the world is made up of two kinds of people—those who love Math and those who
Long before computers and programs like TIS’s award-winning Jojo in Numberland, in about 1500 BC, Indian mathematicians came up with a system that eased the pain of learning Math. Today, Vedic Math is probably not so famous as the other Indian contribution to mathematics—the concept of zero. It was, however, saved from total obscurity, largely due to the publication of Vedic Mathematics by Sri Bharati Krsna. What the system boils down to is a set of sixteen sutras (aphorisms or, more literally, tricks) that deal with every conceivable mathematical problem—from basic arithmetic to complex polynomials—that a student encounters.
This has huge implications for curriculum designers of Math courseware and special-needs education for learning disabilities like dyscalculia — imagine compressing a typical ten-year Math course into one page of sixteen simple rules of thumb.
One of these sutras—the rather innocuously named ‘vertical and diagonal’ rule—facilitates the mental multiplication of any two numbers. The thought of multiplying, e.g., 54643345 by 67598793, without a calculator would daunt the best among us, and doing it without putting pen to paper seems quite out of the question. In fact, with a bit of practice, it is child’s play as this little demonstration shows—and it takes all of five minutes to learn how it’s done.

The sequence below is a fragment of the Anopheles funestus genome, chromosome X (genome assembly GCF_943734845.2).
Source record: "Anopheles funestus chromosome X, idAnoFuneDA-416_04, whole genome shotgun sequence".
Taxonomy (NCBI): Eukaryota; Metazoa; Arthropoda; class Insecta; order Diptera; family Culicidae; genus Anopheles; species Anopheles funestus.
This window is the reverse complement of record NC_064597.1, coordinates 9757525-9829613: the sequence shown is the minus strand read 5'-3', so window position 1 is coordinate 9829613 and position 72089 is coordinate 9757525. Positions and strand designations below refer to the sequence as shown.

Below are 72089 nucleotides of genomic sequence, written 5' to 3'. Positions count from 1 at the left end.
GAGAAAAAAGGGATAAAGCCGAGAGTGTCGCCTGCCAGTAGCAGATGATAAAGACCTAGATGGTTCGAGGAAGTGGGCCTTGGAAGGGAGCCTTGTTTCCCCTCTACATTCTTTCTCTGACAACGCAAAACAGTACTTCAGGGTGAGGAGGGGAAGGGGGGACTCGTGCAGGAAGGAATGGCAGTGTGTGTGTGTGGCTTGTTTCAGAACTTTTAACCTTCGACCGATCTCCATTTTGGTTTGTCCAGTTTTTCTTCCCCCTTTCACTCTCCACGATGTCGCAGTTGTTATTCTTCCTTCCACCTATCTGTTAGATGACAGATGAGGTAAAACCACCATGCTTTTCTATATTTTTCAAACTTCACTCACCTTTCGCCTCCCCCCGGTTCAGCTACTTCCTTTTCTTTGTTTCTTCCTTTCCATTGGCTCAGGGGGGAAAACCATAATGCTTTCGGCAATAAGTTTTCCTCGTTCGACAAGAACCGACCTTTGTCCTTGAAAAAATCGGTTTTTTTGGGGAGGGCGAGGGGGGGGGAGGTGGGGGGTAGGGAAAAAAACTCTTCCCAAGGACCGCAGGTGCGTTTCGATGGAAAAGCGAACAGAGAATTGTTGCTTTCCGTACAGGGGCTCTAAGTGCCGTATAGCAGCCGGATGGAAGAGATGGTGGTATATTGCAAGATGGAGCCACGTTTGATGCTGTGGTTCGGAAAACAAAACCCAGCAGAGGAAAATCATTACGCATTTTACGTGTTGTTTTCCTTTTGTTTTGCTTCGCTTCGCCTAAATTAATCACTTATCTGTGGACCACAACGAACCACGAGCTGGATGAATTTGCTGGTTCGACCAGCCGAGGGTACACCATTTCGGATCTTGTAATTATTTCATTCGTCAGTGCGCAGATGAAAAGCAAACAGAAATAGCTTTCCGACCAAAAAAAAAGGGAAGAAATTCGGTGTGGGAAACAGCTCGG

Apparently, on average, we
only use 2% of our brainpower; Einstein reportedly used 5%, though I haven’t a
clue how anyone could calculate that. The point is that learning is a step in
evolution, and technology should facilitate the better use of one’s faculties.
Whether we use it as a crutch that we can’t do without, or a tool to sharpen
our skills—that is the question.
(Vivek is Manager – Content at Tata
Interactive Systems and a graduate from the Indian Institute of Technology)